At some point in the last year, I realized the overwhelming sadness I felt with every failed attempt at conception was grief. After receiving a diagnosis of idiopathic infertility and undergoing unsuccessful rounds of fertility treatments, more grief followed. It was then that I announced to my wonderfully supportive husband, I was also grieving the loss of my identity.
In the height of my sadness, I would hear, on haunting repeat in my mind, the spoken confidence of those who believed I would do something meaningful: when someone I admired named me as “an artist to watch” while being interviewed as an important artist himself; the way my thesis advisor introduced me to a visiting scholar by bragging about how I tackled a particularly difficult text; the parting words of a classmate who expressed her eagerness to see what I would accomplish over time. I would also imagine myself as the young woman my husband fell in love with, fearless and unstoppable in pursuing her dreams, wanting with all of her heart to do good for the world.
Now, I was doing nothing remarkable. The brief pause I planned to take to make time for pregnancy turned into a full stop. I hadn’t completed new work in years, and I could no longer think clearly about anything. Instead of feeling proud of what I’d done, I felt paralyzed by what I hadn’t, unable to assemble the shattered pieces of myself into the person I had once known myself to be.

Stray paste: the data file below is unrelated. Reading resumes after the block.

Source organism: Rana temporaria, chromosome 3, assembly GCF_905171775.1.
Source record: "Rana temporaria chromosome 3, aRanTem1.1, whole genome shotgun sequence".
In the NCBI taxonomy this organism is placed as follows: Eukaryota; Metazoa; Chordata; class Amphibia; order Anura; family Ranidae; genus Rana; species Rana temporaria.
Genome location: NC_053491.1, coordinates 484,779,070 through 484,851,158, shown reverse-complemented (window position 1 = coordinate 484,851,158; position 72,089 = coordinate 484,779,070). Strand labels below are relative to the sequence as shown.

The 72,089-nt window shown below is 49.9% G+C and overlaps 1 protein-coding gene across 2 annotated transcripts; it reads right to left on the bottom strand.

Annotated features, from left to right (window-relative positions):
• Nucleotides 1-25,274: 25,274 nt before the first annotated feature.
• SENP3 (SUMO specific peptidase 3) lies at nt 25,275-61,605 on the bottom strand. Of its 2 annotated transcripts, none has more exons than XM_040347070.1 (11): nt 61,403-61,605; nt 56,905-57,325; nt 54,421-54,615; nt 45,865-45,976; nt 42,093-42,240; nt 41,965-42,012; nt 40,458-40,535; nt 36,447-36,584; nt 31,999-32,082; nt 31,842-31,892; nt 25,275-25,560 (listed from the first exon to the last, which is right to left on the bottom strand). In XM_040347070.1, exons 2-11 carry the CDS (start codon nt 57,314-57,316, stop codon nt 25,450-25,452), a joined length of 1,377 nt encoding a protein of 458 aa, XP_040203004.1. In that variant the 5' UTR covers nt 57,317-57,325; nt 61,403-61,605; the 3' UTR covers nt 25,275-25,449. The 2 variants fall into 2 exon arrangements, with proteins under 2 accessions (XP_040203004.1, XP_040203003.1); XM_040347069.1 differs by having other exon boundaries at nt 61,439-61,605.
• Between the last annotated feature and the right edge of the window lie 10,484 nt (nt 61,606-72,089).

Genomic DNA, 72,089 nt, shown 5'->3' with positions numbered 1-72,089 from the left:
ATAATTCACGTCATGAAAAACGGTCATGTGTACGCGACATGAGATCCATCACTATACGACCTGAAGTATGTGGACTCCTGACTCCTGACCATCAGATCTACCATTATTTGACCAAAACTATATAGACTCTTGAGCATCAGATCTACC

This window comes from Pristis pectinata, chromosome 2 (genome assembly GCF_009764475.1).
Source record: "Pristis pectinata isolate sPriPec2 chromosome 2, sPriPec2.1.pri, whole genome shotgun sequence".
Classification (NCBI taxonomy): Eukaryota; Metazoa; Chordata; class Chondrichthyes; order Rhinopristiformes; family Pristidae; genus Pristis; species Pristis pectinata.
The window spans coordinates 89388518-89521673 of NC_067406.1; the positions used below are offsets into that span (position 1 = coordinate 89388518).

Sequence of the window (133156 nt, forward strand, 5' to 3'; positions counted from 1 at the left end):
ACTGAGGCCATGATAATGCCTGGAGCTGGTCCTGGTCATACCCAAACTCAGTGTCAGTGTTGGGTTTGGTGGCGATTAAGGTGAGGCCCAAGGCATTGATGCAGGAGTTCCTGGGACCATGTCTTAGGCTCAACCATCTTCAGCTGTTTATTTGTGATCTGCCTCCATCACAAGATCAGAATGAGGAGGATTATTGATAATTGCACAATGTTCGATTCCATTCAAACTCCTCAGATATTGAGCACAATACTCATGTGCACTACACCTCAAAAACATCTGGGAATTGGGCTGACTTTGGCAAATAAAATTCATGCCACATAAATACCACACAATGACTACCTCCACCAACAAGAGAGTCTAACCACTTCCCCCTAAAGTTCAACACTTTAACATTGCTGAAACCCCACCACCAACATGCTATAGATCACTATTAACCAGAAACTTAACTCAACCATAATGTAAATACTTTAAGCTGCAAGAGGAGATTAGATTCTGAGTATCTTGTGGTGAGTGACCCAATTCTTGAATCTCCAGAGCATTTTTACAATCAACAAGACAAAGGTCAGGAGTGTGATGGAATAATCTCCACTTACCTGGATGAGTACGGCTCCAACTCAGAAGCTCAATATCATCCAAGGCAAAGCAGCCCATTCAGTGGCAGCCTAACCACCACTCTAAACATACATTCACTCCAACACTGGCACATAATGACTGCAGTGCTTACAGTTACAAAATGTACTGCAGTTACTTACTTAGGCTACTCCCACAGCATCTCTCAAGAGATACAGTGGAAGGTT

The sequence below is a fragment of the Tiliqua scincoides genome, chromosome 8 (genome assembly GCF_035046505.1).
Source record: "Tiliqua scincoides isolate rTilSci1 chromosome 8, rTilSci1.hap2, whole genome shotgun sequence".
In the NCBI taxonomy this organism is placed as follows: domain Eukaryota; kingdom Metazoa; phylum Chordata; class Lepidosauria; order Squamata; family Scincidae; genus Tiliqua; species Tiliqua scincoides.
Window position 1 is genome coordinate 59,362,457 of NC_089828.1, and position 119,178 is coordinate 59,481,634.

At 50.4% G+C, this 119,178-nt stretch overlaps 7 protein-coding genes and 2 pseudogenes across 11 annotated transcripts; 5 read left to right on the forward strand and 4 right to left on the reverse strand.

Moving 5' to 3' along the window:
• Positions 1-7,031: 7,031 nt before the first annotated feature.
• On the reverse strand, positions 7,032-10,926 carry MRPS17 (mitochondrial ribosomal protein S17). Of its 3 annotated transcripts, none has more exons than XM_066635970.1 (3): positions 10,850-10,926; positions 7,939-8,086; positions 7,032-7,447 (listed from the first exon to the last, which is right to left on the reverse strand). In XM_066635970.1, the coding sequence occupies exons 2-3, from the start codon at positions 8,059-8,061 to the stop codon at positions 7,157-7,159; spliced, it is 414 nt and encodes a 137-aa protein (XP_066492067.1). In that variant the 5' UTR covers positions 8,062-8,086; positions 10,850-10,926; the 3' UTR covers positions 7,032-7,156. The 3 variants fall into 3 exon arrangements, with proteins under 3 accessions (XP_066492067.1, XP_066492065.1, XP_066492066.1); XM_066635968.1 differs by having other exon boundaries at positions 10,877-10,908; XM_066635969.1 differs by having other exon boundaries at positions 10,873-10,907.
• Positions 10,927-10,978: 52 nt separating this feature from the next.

In a way, that paralysis turned my sadness into a mantra of self-criticism—Not only am I failing to conceive a child, I am failing to live up to the person I convinced everyone I was. I felt like a farce. Sometimes I considered writing letters to explain my withdrawal. I wasn’t looking for sympathy or advice, I just wanted those I cared for to know my absence was not an abandonment of friendship or compassion. I simply wanted to say, “I’m still here! I will not disappoint you, I’ve just been gravely disappointed myself.”
For too long, I believed that once I was pregnant I would be able to move on with my life, with making art, with thinking, and that in conceiving a child, I’d receive some sort of clarity on how to effect positive change in the world. This year I realized I was mistaken. I wasn’t just lost or paralyzed. I was grieving, and grief, as slow as it may be, is movement.
Through grief, I learned how blindly insensitive we can be to ourselves and to one another as women. Through grief, I realized motherhood was my true desire, not pregnancy. I learned that by no means is one’s inability to conceive a denial of womanhood or motherhood. I have recognized compassion for women who choose abortion and for those who choose to place a child for adoption. I learned I am forever grateful to have my husband as my partner. Through grief, I learned I have immeasurable love for someone I have yet to meet. The year 2017 will be defined by that love, and our decision to become parents through adoption.
Photo by Bettmann via Getty Images.